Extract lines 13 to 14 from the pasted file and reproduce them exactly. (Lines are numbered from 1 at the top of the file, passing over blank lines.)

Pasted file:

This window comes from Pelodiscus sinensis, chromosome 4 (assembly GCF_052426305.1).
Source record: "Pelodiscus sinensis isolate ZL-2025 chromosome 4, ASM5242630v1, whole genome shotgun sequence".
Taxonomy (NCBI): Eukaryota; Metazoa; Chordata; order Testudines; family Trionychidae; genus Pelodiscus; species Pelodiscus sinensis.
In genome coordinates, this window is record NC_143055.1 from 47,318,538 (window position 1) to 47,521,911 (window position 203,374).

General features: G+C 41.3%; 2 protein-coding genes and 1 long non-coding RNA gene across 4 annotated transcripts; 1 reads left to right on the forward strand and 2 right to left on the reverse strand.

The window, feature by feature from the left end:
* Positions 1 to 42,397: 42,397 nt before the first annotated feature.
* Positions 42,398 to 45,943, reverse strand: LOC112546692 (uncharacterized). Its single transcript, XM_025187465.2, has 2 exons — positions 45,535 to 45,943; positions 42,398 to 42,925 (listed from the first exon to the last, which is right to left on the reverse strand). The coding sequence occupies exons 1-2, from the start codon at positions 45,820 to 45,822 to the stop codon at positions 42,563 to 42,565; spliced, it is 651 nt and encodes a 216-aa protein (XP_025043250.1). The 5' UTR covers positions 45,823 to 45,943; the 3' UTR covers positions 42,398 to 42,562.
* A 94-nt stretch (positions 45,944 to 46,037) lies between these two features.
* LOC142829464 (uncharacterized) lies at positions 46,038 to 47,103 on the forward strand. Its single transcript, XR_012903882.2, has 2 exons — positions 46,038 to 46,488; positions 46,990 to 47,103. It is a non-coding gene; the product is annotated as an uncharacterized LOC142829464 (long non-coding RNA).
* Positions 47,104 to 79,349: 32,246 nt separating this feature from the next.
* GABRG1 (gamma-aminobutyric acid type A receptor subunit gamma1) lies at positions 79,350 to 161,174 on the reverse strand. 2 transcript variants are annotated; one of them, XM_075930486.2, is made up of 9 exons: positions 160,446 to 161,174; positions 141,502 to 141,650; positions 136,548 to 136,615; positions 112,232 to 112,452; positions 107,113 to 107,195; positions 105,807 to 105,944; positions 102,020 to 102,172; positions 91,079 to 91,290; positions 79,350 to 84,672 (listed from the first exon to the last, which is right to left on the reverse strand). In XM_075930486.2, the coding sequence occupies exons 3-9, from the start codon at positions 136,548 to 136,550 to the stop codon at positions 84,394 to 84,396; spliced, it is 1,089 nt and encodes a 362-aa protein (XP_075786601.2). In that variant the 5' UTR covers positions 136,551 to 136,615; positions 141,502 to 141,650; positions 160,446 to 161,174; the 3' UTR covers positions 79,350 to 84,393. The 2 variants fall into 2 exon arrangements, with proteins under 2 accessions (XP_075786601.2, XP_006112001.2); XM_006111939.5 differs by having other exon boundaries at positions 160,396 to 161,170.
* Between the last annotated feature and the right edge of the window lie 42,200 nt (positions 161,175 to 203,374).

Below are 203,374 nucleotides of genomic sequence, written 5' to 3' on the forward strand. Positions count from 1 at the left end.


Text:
* Between the last annotated feature and the right edge of the window lie 42,200 nt (positions 161,175 to 203,374).

Below are 203,374 nucleotides of genomic sequence, written 5' to 3' on the forward strand. Positions count from 1 at the left end.